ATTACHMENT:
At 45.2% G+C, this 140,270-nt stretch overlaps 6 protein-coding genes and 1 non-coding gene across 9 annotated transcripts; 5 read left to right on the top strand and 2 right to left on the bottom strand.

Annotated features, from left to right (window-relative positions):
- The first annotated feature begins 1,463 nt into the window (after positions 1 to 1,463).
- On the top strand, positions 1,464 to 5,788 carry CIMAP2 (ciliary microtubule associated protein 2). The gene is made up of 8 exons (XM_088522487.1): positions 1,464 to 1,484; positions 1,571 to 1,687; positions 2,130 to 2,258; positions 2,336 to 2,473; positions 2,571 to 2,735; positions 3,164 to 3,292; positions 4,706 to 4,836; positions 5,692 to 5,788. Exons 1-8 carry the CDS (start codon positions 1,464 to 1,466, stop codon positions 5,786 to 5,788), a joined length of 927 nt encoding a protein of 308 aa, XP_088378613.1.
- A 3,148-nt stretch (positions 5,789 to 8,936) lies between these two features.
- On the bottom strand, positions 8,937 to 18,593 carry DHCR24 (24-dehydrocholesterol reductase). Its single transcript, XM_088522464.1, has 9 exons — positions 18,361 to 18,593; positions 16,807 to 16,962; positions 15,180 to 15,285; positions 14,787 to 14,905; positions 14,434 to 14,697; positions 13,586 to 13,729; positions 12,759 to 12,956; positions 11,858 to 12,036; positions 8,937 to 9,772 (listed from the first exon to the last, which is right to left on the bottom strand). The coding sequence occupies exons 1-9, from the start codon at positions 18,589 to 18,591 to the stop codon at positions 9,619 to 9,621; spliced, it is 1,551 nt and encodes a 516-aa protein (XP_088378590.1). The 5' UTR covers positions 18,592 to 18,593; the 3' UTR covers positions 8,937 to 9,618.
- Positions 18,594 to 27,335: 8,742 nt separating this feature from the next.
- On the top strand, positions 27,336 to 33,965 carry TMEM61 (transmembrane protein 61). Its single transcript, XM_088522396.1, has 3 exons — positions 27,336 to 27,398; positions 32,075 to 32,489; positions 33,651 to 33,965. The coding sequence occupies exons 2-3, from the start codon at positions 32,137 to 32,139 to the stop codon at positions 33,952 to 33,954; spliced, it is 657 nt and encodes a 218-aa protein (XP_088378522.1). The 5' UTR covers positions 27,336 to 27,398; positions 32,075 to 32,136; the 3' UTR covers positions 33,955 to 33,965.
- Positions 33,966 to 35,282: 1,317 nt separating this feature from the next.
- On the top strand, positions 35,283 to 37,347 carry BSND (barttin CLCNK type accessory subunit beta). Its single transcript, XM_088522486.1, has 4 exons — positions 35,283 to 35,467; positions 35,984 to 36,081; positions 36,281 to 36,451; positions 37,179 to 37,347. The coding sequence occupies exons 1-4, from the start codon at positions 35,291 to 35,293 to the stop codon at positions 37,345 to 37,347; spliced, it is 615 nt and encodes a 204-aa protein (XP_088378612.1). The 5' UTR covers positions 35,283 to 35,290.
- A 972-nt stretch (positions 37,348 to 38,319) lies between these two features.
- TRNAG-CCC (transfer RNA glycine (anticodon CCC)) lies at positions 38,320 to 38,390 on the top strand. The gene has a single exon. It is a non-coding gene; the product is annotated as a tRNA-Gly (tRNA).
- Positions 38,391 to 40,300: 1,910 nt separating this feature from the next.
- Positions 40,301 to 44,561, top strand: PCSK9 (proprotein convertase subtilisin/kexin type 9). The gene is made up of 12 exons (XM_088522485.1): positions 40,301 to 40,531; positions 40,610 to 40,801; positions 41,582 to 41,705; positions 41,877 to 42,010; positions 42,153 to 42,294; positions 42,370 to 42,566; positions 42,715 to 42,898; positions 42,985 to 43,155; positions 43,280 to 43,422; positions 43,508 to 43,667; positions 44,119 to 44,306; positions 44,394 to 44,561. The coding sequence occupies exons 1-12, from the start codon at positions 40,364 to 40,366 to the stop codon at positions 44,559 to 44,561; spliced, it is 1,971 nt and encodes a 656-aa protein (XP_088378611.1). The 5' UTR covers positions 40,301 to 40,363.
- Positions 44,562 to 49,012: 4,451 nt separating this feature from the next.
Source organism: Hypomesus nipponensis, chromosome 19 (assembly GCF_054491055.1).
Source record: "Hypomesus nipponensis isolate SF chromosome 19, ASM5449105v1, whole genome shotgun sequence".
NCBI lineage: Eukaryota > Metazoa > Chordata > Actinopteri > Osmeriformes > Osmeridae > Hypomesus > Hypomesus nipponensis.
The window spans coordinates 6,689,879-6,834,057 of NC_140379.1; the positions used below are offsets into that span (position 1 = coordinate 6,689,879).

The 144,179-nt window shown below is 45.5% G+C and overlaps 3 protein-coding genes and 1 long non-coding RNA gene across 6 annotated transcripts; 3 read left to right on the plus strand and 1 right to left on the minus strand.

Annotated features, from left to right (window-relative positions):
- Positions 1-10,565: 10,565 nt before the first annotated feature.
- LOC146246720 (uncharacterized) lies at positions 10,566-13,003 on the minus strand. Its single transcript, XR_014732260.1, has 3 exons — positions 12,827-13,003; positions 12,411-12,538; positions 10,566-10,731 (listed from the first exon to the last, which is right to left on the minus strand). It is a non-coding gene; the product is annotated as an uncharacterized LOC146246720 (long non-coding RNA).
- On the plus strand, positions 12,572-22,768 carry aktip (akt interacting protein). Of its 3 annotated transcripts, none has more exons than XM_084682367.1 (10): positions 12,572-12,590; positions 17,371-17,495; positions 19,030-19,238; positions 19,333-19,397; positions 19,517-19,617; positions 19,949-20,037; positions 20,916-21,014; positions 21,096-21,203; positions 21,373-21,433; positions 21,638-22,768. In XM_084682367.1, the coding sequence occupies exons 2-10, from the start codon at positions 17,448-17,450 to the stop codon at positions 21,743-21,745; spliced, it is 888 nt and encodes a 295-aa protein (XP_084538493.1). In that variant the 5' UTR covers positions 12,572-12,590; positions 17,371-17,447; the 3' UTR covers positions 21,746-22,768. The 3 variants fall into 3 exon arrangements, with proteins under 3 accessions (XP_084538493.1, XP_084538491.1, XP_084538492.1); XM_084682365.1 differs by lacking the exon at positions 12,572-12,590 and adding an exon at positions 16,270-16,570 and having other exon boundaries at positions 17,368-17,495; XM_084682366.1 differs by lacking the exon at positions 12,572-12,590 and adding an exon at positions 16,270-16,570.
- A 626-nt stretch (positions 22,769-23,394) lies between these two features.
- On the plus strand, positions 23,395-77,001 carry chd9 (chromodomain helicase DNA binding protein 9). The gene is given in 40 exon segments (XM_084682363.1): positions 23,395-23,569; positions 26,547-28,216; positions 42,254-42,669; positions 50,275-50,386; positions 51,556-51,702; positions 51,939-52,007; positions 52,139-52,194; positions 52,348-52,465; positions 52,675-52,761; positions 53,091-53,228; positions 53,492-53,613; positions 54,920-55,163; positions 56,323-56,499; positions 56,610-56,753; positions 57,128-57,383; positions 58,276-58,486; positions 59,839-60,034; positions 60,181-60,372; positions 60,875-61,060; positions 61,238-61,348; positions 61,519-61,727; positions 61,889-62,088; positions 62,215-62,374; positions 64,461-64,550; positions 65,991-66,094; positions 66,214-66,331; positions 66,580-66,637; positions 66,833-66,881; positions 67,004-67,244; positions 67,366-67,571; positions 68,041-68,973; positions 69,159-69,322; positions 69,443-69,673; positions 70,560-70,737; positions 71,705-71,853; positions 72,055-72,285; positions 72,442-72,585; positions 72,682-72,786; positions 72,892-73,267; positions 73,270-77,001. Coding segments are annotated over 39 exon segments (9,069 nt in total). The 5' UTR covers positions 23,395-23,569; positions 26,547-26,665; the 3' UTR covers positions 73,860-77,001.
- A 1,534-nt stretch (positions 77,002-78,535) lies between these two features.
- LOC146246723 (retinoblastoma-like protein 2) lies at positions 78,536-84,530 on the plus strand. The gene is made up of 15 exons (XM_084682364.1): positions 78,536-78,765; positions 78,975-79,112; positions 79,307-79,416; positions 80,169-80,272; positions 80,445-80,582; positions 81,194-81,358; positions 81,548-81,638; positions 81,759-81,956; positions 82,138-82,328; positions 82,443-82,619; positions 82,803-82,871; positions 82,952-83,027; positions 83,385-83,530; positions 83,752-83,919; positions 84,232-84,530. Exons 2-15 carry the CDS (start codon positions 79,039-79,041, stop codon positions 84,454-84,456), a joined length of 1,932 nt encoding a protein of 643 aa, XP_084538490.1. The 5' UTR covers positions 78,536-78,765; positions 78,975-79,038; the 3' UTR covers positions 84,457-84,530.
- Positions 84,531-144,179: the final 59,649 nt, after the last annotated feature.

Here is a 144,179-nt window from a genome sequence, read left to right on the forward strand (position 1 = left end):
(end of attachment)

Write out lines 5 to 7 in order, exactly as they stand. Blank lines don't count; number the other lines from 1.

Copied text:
- A 3,148-nt stretch (positions 5,789 to 8,936) lies between these two features.
- On the bottom strand, positions 8,937 to 18,593 carry DHCR24 (24-dehydrocholesterol reductase). Its single transcript, XM_088522464.1, has 9 exons — positions 18,361 to 18,593; positions 16,807 to 16,962; positions 15,180 to 15,285; positions 14,787 to 14,905; positions 14,434 to 14,697; positions 13,586 to 13,729; positions 12,759 to 12,956; positions 11,858 to 12,036; positions 8,937 to 9,772 (listed from the first exon to the last, which is right to left on the bottom strand). The coding sequence occupies exons 1-9, from the start codon at positions 18,589 to 18,591 to the stop codon at positions 9,619 to 9,621; spliced, it is 1,551 nt and encodes a 516-aa protein (XP_088378590.1). The 5' UTR covers positions 18,592 to 18,593; the 3' UTR covers positions 8,937 to 9,618.
- Positions 18,594 to 27,335: 8,742 nt separating this feature from the next.